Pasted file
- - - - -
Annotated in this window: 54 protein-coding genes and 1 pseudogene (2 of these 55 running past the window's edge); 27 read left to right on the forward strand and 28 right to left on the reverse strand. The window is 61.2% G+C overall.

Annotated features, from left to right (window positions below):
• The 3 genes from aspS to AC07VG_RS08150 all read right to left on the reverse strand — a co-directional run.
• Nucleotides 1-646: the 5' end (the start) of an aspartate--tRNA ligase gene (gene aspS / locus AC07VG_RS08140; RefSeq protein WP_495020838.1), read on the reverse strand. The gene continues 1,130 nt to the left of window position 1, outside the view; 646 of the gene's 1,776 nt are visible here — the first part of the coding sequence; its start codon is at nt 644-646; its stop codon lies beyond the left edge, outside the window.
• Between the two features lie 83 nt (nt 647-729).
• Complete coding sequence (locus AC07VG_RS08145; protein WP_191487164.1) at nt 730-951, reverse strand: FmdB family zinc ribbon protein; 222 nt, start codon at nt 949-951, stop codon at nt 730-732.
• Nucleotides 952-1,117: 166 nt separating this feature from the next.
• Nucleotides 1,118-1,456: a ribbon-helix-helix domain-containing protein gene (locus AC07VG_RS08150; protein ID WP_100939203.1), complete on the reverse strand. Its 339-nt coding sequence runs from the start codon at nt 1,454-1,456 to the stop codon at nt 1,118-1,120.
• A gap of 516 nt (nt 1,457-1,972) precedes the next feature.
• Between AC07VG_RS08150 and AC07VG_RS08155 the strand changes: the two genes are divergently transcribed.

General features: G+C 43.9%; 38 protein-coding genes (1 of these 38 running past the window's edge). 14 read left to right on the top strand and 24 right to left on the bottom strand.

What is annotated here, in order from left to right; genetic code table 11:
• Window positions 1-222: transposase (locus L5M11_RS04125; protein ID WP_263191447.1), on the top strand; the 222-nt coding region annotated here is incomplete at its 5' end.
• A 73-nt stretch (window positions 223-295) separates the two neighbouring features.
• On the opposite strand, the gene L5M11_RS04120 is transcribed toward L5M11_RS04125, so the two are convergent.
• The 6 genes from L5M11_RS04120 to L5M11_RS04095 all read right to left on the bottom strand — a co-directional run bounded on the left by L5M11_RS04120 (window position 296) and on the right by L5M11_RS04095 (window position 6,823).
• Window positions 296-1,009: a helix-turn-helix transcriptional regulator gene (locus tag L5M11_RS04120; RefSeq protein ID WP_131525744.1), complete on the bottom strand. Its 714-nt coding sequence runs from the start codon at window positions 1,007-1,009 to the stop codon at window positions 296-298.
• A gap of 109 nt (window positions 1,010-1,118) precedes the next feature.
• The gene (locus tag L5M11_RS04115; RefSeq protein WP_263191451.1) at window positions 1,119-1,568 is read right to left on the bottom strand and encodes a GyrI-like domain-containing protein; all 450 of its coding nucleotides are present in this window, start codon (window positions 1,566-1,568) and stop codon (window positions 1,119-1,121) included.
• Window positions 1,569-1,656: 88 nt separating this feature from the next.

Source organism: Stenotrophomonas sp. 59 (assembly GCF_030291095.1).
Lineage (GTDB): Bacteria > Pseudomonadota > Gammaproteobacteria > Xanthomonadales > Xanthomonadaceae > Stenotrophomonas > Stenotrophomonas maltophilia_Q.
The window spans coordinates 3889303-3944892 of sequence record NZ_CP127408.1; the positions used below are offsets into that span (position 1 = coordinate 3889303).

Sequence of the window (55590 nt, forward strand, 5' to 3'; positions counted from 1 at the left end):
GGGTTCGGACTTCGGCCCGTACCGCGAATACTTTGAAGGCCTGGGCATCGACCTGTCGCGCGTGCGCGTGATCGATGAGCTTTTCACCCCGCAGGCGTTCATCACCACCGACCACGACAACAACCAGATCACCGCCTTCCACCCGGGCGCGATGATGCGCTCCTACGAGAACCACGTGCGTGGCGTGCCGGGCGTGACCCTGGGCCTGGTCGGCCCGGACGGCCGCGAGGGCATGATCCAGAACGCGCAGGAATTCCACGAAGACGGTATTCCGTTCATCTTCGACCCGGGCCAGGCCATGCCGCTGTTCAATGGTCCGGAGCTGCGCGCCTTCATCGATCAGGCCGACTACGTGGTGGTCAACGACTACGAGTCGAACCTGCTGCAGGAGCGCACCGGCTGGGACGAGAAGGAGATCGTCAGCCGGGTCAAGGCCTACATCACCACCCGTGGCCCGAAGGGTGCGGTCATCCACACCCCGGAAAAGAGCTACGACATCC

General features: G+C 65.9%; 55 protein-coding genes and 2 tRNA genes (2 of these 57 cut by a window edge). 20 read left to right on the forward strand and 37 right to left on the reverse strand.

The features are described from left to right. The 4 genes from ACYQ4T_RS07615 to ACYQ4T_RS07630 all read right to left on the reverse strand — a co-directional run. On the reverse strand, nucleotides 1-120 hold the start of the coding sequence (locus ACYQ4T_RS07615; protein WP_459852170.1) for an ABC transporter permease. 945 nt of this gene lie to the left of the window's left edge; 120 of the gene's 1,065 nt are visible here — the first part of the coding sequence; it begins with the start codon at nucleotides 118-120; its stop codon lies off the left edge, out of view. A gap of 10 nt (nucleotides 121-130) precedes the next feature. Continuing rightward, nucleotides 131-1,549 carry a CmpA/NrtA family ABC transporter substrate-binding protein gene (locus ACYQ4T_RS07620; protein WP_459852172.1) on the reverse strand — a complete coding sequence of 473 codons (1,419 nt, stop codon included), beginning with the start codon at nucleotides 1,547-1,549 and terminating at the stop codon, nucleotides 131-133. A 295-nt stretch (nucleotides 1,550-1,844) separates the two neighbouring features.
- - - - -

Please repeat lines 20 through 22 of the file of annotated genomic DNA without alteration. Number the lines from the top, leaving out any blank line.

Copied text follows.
• Window positions 1,569-1,656: 88 nt separating this feature from the next.

Source organism: Stenotrophomonas sp. 59 (assembly GCF_030291095.1).
Lineage (GTDB): Bacteria > Pseudomonadota > Gammaproteobacteria > Xanthomonadales > Xanthomonadaceae > Stenotrophomonas > Stenotrophomonas maltophilia_Q.